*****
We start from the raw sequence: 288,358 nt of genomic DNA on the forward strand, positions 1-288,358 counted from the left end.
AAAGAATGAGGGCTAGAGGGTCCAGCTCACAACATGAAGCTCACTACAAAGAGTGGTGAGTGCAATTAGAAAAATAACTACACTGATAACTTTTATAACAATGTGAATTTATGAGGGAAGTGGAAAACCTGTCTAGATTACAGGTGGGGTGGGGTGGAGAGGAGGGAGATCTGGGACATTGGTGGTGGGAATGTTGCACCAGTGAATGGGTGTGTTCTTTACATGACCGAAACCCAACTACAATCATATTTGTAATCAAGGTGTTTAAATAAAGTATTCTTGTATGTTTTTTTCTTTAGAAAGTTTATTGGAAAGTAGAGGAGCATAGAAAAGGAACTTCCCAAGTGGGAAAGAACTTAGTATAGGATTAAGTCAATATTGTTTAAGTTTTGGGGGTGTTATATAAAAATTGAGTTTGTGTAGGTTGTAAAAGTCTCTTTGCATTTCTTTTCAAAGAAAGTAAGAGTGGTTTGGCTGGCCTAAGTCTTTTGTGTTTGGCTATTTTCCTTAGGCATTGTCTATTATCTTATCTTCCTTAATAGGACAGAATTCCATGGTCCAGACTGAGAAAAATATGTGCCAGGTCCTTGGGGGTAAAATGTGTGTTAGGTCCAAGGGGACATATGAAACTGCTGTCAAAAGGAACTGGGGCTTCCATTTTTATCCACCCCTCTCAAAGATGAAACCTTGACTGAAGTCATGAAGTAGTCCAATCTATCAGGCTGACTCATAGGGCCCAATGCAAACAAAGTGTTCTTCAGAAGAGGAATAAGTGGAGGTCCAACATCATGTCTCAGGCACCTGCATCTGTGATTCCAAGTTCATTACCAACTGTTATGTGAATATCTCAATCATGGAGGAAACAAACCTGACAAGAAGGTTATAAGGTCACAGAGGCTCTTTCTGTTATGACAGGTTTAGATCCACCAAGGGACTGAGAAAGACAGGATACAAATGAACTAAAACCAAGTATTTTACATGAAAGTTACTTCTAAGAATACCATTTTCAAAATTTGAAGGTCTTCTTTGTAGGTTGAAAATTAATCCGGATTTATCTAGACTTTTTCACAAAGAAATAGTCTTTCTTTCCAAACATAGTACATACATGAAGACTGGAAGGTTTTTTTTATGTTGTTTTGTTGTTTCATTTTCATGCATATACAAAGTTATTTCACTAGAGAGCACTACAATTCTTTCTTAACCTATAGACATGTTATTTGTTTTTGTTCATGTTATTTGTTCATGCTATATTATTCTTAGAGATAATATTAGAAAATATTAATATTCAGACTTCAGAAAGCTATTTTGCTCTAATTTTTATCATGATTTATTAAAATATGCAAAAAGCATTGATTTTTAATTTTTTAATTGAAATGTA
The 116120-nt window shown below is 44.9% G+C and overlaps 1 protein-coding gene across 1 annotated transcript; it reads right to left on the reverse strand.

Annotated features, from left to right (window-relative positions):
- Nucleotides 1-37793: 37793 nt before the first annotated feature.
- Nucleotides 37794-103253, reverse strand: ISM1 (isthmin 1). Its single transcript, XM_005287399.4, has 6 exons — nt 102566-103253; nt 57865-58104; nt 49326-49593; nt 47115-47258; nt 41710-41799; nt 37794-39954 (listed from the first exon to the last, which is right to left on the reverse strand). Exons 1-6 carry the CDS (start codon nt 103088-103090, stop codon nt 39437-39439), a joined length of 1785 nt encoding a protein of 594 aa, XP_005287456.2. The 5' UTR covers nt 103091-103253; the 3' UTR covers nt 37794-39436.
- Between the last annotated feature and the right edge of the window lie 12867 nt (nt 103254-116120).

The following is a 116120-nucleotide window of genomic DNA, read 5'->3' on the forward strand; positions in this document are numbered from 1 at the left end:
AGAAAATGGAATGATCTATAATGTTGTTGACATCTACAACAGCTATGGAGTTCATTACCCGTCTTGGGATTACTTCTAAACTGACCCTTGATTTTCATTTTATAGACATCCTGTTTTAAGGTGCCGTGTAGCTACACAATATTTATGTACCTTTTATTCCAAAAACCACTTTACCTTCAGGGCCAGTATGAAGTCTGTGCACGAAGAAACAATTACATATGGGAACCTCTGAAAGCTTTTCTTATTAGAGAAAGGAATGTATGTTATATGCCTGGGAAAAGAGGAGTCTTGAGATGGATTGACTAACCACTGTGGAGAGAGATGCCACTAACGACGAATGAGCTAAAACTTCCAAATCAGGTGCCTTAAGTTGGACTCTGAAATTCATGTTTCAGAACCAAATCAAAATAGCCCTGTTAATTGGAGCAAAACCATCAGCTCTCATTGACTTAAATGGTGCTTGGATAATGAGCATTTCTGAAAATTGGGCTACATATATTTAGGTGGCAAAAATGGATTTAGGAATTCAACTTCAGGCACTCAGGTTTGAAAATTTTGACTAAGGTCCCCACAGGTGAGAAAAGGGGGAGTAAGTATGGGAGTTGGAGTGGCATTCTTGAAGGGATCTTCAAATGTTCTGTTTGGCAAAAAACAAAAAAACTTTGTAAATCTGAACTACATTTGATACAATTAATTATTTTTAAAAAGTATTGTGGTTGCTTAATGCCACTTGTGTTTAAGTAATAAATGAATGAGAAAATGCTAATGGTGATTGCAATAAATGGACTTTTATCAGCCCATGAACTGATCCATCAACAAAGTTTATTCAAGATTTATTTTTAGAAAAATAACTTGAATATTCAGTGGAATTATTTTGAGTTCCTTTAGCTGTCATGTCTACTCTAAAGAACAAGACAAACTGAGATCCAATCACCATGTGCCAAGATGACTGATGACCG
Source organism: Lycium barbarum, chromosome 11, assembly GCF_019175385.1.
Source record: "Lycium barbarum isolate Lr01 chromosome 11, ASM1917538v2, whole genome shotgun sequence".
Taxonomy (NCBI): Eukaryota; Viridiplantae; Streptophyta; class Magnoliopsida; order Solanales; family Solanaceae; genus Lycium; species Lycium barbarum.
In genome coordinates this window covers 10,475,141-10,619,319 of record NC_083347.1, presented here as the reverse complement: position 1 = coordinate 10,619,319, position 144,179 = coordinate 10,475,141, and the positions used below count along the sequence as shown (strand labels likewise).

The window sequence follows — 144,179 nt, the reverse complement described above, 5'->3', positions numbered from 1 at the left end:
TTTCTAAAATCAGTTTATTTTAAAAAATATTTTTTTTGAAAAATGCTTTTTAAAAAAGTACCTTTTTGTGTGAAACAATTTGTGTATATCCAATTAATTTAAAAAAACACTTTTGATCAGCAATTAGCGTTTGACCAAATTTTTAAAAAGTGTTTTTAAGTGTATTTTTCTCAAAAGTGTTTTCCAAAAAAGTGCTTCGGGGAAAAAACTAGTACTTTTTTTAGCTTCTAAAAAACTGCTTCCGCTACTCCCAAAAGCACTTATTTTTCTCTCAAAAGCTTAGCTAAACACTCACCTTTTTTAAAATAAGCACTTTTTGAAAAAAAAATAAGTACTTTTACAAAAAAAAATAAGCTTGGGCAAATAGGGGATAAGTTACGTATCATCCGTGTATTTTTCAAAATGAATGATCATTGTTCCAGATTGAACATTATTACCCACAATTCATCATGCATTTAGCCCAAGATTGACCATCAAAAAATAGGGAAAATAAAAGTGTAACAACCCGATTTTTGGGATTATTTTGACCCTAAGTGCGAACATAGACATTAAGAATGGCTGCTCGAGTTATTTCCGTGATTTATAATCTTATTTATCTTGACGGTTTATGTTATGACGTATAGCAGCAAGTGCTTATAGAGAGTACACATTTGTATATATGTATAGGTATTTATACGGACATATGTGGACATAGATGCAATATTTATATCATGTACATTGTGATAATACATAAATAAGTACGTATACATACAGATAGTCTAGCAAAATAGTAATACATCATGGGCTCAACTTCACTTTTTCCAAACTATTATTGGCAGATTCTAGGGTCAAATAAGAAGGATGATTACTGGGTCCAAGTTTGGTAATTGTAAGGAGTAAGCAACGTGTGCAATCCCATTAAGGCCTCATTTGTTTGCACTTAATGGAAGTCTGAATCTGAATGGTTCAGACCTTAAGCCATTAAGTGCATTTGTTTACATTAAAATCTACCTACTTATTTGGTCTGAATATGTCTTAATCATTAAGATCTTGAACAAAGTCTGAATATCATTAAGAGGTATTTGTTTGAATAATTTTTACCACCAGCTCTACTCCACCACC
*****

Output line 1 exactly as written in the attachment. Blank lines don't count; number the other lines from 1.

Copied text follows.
We start from the raw sequence: 288,358 nt of genomic DNA on the forward strand, positions 1-288,358 counted from the left end.